However, that is all about as important as actually getting to Canterbury was for Chaucer. Rather the idea is that different people, from different walks of life, would be thrown together to survive a situation they were ill-prepared for. Also, and surprisingly with the Hays Code in effect, showing that certain characters who are viewed as outside of polite society are morally superior in many ways to their supposed betters. The movie did run into trouble with this, as Dallas's profession is never said outright and, necessarily for the story, Ringo was made an anti-hero. Ford, though, was big enough even at the time to bend the rules a bit.
The film itself is an adaptation of a short story by Ernest Haycox, but Ford specifically used it to reintroduce Wayne, and he does so in one of the grandest ways possible - a photographically wonderful shot of him standing on the road, accompanied by a zoom in. By all accounts Ford bullied Wayne throughout, but the latter used it to hone his craft and put forth the best performance he could, while the former made sure to capture him at his best. It helps that, even though the romance is rushed in the typical old-school Hollywood fashion, that Claire Trevor (who was top billed on the movie poster) has an easy chemistry with Wayne and is a fine actor herself. The point throughout is that there is more to every character than meets the eye (except for Peacock, where it's a running joke that no one remembers his name), so of course the outlaw and the prostitute necessarily are more sympathetically portrayed than those of high society.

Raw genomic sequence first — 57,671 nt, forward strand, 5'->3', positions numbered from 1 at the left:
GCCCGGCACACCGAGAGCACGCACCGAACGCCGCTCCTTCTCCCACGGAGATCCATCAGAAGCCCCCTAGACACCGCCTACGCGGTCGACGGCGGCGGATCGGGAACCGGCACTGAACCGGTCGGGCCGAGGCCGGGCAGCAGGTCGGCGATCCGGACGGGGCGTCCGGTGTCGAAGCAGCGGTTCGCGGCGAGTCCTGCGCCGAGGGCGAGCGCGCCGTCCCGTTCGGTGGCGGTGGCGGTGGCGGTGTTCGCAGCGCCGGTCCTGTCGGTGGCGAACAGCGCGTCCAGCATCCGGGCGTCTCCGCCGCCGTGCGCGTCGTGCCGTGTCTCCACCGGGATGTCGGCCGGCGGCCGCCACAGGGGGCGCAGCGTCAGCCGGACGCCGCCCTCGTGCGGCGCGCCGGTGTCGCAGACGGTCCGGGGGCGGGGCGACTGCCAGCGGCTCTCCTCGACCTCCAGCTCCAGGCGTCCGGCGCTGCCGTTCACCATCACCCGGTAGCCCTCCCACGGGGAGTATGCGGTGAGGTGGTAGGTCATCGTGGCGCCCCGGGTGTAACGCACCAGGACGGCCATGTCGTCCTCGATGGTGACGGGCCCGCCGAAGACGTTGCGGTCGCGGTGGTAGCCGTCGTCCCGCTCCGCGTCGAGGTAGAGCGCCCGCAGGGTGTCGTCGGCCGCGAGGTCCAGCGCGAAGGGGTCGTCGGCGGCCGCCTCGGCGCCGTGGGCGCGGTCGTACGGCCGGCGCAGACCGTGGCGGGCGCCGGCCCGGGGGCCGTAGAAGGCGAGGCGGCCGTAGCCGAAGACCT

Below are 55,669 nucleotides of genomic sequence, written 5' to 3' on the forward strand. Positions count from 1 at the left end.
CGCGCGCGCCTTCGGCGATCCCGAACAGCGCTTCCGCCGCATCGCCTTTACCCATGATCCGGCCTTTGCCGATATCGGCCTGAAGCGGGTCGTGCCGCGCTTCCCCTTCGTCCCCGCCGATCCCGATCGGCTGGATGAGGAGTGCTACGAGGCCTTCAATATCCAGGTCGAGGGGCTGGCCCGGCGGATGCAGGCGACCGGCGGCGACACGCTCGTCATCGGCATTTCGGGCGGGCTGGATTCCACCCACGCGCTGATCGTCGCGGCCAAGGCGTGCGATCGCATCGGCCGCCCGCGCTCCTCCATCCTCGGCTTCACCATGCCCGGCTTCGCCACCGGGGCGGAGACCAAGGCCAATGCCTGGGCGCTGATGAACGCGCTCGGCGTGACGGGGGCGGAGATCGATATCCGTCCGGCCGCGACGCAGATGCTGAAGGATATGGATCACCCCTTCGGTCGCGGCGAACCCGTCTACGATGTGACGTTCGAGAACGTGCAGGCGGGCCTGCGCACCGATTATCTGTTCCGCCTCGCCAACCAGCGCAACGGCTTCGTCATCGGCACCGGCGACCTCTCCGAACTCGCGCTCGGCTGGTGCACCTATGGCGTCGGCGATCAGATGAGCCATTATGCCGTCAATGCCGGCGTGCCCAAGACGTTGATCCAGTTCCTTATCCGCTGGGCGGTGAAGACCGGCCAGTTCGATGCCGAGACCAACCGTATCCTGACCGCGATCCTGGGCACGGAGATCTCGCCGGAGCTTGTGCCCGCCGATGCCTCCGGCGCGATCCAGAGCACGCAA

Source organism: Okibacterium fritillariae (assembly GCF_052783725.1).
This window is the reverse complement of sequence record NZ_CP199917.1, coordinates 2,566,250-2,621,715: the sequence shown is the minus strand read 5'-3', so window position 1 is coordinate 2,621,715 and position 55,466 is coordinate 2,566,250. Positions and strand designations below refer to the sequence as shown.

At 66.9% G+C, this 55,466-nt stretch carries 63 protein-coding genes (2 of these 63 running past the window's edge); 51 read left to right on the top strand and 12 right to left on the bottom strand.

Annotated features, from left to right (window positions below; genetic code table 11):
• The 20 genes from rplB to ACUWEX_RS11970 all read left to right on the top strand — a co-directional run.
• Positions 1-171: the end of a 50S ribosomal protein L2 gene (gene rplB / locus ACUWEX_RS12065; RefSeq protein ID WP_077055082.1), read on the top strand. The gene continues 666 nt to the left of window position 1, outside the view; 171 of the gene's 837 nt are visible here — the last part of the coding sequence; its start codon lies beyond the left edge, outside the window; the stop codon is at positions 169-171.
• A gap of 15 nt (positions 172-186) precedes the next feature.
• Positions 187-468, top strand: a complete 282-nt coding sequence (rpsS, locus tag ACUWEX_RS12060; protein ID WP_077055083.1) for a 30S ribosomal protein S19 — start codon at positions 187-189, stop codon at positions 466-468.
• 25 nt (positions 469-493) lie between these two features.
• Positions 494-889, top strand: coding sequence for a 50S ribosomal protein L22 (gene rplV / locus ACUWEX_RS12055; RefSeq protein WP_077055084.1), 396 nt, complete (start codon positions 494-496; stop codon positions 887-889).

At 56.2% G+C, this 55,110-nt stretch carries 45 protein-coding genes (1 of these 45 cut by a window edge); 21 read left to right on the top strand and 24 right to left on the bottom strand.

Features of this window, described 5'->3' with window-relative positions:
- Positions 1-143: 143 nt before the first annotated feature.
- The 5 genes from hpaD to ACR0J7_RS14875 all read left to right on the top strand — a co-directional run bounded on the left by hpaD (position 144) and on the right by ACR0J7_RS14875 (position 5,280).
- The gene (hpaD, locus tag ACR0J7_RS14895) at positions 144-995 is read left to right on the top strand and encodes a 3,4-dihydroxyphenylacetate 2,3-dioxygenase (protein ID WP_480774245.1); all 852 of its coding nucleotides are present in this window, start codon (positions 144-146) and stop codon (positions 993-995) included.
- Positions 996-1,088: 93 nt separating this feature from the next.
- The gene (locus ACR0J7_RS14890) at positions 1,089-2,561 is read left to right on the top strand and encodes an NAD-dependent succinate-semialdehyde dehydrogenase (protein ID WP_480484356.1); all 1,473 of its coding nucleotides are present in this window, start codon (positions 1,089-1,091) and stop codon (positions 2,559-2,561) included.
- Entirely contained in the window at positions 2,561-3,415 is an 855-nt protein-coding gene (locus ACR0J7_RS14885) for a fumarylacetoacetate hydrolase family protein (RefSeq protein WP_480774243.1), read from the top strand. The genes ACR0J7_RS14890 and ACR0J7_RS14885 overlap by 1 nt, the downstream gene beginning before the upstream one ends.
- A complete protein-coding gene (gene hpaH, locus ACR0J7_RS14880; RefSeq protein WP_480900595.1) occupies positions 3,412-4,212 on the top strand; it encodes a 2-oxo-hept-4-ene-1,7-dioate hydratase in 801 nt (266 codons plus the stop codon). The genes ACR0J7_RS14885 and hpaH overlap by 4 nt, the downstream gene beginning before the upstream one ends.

One person that needs to be given praise is a man named Yakima Canutt. He may not be one of the named stars of the show, but although Stagecoach hinges on the performances of the main cast and is blessed with great direction and story telling, Mr. Canutt is the one who plays the Apache that is pulled under the stage during the final chase as well as the double for Wayne when it comes to jumping on the backs of the horses to bring it back under control. He officially became the stunt coordinator after devising a way to, in reality, get the stage across a river by attaching it to hollow logs. These stunts would have been difficult to film now - even if insurance would have allowed them - and were even more difficult then. Many of the shots of the coach against a background screen were not to be cheap, but simply because the technology to be able to move cameras around to where the action could be filmed the way Ford wanted didn't exist at the time.
Stagecoach is definitely a movie of its time, but Ford was innovative enough to influence Orson Welles in the making of Citizen Kane, which itself helped move films from feeling like they were filmed stage plays and more of what we understand them to be now. This movie went a long way to do that, even if it seems to the set-up would still work as a stage play. What it did do was what Ford intended: made Wayne a star, and made Ford a lot of money. Wayne would play a lot of other roles, and would even do many non-western film with Ford, but the two would always be associated with the heyday of Hollywood western films.
Time: 96 minutes
Starring: John Wayne, Claire Trevor, Andy Devine, Thomas Mitchell, Louise Platt, John Carradine, George Bancroft, Berton Churchill, Donald Meek
Director: John Ford